The directorial debut of William Monahan, the Oscar®-winning screenwriter of The Departed
, London Boulevard
follows an ex-con trying to make a fresh start in a relationship with a reclusive actress. A sexy, stylish gangster thriller bristling with wit and brutal intrigue, London Boulevard stars Colin Farrell and Keira Knightley as star-crossed lovers who run afoul of one of London’s most vicious crime bosses.
Oscar-winning screenwriter William Monahan (The Departed
) made his directorial debut with this propulsive and stylish UK crime thriller, with Colin Farrell as the latest in a long line of moody ex-cons who can't seem to stay away from the illegal side of life. Farrell's Mitchel, a bruiser with his heart on his sleeve, is fresh from a three-year stint in lockup, but already back in low-rent schemes with his old pal Ben Chaplin. His rough-hewn but gentlemanly ways earn him a gig as a bodyguard for actress Keira Knightley, who needs protection from swarms of paparazzi. We are asked to believe that the pair's relationship soon blossoms into romance, but it lacks any palpable chemistry, despite the enormous charisma of both performers. Instead, the film's most interesting relationships are the secondary ones: Farrell locks horns with Ray Winstone's sharp-dressed gangster, who wants Mitchel under his employ at any cost, as well as David Thewlis as Knightley's venomous sycophant and Anna Friel as Mitchel's breezily wanton sister. The various character trajectories cross paths or crash in ways most crime fans have seen in dozens of previous pictures; there's very little new in London Boulevard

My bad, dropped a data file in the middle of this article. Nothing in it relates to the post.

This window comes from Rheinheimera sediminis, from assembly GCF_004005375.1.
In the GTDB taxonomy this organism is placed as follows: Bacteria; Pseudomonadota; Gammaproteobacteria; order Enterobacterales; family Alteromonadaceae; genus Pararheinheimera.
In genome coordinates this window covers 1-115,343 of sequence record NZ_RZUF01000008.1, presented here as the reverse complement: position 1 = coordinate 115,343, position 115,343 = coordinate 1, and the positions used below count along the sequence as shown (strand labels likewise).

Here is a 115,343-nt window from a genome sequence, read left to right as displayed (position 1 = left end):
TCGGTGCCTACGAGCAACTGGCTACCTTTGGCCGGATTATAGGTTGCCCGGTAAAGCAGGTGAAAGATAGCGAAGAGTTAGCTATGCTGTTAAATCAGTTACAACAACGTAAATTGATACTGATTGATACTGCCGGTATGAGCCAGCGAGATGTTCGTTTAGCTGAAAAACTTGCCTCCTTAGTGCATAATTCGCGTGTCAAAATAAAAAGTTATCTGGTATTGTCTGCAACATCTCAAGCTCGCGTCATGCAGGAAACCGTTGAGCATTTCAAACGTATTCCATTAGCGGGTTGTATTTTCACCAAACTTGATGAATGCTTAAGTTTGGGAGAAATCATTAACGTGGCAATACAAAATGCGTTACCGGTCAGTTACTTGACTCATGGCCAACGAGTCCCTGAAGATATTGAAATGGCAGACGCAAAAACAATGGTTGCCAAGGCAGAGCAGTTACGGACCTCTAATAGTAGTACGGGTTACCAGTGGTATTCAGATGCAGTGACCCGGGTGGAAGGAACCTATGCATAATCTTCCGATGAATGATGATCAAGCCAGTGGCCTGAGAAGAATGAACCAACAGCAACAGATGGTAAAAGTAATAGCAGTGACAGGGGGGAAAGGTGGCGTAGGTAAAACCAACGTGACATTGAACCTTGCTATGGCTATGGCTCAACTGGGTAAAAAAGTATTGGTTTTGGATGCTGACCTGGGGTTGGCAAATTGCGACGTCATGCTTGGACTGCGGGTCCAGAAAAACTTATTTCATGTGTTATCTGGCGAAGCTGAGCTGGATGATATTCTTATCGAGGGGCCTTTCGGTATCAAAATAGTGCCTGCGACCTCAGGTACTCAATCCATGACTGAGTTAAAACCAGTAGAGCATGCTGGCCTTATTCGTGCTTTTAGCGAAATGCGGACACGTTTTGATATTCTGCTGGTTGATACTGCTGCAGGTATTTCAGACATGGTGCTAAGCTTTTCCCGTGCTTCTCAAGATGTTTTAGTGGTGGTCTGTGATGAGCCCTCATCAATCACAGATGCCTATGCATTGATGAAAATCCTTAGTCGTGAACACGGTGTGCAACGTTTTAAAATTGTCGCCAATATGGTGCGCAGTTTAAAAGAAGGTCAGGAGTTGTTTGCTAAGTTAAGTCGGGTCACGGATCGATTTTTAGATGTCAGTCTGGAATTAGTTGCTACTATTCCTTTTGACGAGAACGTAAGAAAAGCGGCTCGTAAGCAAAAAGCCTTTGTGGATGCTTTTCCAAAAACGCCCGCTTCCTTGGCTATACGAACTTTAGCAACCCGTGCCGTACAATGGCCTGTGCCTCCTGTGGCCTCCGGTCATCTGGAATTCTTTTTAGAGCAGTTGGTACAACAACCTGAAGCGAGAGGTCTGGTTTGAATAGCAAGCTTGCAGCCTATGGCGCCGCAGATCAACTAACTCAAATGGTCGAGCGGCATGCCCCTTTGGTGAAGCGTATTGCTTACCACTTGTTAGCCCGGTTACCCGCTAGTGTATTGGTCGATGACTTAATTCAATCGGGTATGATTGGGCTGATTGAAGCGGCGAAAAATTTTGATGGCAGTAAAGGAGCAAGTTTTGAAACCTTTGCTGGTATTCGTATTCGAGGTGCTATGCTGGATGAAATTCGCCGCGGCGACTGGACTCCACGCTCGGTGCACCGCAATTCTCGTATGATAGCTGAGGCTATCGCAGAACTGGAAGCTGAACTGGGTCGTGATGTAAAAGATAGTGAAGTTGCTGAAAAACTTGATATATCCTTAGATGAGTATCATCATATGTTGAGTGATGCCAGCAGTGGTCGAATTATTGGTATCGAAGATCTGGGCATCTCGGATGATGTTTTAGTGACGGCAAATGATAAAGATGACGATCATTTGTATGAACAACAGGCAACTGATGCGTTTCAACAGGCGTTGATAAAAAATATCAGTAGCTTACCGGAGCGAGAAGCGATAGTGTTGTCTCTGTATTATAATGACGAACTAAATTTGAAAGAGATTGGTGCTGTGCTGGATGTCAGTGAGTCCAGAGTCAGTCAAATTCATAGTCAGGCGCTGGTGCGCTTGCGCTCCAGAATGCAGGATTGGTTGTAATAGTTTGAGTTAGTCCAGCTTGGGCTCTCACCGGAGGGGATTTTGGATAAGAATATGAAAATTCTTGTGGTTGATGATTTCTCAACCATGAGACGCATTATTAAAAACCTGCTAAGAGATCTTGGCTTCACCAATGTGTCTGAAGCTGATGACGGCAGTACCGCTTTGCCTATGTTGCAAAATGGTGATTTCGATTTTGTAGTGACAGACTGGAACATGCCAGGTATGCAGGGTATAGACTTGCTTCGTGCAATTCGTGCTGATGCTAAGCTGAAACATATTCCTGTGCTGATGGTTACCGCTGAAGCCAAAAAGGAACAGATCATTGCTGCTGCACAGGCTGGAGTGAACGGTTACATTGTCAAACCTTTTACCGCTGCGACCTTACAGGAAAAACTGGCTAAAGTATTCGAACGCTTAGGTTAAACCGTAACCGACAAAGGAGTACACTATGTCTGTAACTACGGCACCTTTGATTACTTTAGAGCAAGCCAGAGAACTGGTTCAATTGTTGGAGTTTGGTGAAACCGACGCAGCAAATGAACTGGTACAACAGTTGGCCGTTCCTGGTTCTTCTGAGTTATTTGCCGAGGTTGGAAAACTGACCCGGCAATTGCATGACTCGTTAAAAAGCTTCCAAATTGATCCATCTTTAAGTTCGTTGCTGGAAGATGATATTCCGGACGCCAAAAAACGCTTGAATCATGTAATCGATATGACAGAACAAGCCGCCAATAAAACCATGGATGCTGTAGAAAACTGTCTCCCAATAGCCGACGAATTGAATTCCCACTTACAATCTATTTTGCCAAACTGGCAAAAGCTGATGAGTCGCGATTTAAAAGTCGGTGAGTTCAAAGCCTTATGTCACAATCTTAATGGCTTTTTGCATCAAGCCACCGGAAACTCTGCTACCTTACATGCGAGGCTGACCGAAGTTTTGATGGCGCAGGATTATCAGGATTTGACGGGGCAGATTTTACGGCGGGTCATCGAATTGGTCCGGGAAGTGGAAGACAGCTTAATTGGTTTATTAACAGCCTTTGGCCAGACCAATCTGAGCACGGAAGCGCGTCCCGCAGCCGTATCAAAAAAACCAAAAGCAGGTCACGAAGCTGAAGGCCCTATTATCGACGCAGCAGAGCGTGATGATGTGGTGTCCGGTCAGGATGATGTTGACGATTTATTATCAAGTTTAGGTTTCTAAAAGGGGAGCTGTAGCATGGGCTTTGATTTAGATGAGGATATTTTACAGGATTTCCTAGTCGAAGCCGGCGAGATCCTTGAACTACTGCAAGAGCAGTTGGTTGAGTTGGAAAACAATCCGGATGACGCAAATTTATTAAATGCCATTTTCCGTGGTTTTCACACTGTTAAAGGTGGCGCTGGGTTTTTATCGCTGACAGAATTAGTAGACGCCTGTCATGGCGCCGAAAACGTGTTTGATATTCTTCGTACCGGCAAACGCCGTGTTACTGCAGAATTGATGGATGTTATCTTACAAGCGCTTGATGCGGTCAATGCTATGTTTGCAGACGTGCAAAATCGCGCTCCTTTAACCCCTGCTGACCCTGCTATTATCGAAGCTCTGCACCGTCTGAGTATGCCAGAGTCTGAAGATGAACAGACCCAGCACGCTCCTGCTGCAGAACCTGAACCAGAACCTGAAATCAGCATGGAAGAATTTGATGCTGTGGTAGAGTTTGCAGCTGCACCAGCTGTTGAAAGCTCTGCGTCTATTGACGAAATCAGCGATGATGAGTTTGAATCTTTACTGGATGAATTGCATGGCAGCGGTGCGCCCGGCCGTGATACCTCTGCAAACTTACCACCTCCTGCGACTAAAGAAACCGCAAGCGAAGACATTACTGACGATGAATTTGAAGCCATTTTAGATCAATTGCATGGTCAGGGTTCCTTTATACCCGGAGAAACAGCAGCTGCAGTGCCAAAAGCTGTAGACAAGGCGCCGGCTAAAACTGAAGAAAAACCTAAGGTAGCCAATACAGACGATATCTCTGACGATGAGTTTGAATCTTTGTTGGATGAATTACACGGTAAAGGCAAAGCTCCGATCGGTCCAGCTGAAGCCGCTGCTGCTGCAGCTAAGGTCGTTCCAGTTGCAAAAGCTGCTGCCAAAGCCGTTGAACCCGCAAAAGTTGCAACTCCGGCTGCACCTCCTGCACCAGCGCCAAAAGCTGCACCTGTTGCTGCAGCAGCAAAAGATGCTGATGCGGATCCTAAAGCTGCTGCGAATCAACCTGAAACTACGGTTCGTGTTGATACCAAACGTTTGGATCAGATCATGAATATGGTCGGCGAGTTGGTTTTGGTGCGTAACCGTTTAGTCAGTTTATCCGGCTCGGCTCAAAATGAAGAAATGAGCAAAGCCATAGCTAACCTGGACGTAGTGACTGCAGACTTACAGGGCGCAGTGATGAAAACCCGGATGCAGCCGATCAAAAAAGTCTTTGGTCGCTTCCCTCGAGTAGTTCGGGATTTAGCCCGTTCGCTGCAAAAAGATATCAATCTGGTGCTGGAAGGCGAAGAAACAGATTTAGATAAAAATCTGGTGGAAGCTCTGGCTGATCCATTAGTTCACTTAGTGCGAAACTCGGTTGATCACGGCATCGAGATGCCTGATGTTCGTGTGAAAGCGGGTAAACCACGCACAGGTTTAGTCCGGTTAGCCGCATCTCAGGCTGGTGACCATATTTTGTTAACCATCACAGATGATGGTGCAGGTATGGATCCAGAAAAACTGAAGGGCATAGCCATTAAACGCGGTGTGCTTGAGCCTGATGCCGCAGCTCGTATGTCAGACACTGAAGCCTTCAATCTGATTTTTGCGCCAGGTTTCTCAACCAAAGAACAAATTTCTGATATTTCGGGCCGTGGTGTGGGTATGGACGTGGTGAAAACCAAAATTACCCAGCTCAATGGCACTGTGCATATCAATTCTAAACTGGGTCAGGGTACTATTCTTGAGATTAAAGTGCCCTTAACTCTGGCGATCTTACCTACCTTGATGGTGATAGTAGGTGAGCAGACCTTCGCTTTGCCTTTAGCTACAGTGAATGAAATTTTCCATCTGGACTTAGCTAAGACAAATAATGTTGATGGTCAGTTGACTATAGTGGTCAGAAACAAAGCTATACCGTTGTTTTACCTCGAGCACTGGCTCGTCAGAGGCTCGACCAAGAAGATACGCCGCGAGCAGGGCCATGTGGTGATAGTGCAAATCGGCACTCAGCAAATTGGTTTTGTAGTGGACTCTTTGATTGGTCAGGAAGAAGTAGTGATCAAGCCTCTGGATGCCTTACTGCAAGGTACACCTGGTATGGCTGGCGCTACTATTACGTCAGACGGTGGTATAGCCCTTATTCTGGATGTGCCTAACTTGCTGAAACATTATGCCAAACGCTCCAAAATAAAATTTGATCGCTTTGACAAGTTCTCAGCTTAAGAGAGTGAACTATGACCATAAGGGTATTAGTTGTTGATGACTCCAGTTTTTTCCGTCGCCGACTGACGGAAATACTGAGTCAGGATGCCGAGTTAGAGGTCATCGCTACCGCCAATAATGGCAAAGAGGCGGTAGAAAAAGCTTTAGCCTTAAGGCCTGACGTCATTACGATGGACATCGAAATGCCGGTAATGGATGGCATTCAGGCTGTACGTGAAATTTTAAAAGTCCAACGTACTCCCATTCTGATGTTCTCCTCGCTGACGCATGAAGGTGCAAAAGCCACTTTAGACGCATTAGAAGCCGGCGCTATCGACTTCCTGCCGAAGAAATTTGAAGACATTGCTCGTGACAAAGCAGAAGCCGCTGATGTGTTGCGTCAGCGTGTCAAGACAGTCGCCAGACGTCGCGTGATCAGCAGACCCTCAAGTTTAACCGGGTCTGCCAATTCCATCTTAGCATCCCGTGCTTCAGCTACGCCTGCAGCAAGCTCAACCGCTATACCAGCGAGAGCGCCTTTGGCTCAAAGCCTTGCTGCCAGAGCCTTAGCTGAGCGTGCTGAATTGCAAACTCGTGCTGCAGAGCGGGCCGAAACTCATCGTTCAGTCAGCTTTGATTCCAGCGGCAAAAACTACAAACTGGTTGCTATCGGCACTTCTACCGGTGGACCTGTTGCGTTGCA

, but the solid cast does most of the heavy lifting, leaving Monahan to simply keep up the pace at a decent clip while exercising his penchant for stylized lighting and vintage rock & roll (Monahan clearly took notes while working with Martin Scorsese, as evidenced by a soundtrack full of maximum R&B tracks by the likes of the Rolling Stones, Yardbirds, Pretty Things/Electric Banana, and Kasabian). Extras are limited to a standard-issue making-of featurette, in which Monahan discusses the influence of '60s-era UK films like Blow-Up
on his feature. --Paul Gaita